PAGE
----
The Federal Reserve's Decision

Posted by Jacob Radke

Jerome Powell announced on Wednesday afternoon that the Federal Funds rate would increase to the target range of 4.75%-5.00%, a 0.25% increase. He also stated that higher rates may be needed to restrict the economy enough to bring inflation back to 2%.

That’s what happened. But how the market reacted is a different story.

The stock market moved lower, which is what I would’ve expected on this news. But the bond market still moved higher, by nearly a percent (which is an insane daily bond rally).

Of course you can tell exactly when the Federal Reserve’s press release went live (at 2pm ET) and when Jerome Powell started his press conference (at 2:30 ET).

Over the course of the last 2 weeks markets have been pricing in the chance of a rate pause, or a rate cut. All stemming back to the banking crises we are seeing.

Why are markets moving higher on materially bad news

But with a banking crisis shouldn’t that cause the market to move lower? But no, it all has to do with interest rates.

Interest rates are why markets fell in 2022, repricing of global assets on higher risk free rates.

While the Federal Reserve has remained firm on needing to raise rates to bring down inflation, they have a rich history of stating that they will continue to raise rates then suddenly reverse course.

A banking crisis is something to not take lightly, and they aren’t (they seriously considered a pause in this meeting).

That’s what the market had been pricing in, the chance that they would need to pause or cut rates, long in advance of when they stated they would need to do it.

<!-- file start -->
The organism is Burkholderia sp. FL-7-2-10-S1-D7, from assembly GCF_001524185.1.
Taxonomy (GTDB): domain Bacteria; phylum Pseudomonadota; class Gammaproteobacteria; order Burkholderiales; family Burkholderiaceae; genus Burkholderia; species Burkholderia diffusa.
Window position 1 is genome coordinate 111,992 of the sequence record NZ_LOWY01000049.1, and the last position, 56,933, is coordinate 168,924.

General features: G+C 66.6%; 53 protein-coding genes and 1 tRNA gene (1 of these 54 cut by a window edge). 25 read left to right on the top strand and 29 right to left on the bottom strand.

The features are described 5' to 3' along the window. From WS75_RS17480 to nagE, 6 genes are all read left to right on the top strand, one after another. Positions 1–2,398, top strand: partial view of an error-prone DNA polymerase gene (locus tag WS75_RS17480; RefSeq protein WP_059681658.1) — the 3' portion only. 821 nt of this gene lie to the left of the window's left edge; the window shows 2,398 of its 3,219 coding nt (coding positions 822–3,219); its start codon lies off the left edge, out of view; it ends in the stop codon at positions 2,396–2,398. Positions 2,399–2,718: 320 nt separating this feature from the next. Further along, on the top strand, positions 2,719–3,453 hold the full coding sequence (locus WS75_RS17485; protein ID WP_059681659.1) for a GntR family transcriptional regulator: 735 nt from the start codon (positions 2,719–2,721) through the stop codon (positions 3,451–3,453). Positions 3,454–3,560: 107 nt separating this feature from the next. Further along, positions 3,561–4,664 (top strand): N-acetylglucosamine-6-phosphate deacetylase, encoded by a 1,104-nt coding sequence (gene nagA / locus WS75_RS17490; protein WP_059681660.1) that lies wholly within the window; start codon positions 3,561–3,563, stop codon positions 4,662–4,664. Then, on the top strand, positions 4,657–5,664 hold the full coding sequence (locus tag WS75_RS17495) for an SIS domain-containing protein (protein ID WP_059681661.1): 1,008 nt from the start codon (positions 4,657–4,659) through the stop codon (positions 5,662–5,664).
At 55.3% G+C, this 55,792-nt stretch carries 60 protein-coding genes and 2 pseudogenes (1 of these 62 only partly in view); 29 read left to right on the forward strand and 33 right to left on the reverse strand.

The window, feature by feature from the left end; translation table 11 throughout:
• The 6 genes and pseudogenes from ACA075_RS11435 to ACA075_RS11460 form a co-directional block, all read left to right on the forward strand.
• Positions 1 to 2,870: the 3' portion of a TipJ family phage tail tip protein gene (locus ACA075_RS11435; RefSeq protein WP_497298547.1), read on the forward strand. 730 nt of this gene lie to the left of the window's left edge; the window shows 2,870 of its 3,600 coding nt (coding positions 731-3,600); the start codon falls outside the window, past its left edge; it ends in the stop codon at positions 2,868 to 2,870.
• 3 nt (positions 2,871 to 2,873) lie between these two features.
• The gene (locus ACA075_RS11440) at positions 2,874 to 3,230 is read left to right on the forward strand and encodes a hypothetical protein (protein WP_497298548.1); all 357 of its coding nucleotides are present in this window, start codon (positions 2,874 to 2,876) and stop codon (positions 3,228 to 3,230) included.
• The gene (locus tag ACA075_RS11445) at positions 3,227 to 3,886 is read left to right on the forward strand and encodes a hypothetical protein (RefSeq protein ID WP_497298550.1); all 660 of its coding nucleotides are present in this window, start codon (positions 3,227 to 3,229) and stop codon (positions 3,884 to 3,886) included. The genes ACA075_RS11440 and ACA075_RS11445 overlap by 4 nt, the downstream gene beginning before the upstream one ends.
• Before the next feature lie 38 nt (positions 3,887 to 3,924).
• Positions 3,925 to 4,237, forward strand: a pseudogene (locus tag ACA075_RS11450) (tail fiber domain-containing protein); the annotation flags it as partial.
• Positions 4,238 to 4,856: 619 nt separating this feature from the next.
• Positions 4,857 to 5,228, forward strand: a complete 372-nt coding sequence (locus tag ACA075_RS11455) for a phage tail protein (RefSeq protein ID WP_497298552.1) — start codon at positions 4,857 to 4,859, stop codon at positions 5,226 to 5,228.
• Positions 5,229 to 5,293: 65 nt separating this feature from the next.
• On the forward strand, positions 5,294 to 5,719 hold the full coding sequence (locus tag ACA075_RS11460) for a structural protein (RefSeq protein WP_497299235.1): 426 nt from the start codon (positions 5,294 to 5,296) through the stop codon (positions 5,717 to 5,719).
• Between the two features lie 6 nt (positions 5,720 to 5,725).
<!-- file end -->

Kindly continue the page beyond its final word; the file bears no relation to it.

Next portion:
I think the bond market took Jerome Powell’s tone at this meeting to suggest that they are at or near the peak of the rate cycle and could begin pricing bond yields down the the terminal rate.

What matters going forward?

There are three things that matter going forward.

  1. Inflation. Every month this will be the number one thing to watch, if it continues falling it opens the window to lower rates sooner (without recession).
  2. Employment. Again every month this comes out and it is the Fed’s other mandate. If this data starts to weaken the Fed may need to step in and save the labor market (by lowering rates).
  3. Further crises. If the banking sector, or other sectors, continue to experience more crisis the Fed will have to inject more liquidity into the economy. There are two ways they can do that buying bonds or lowering interest rates (to calm the losses in the banks asset bases).
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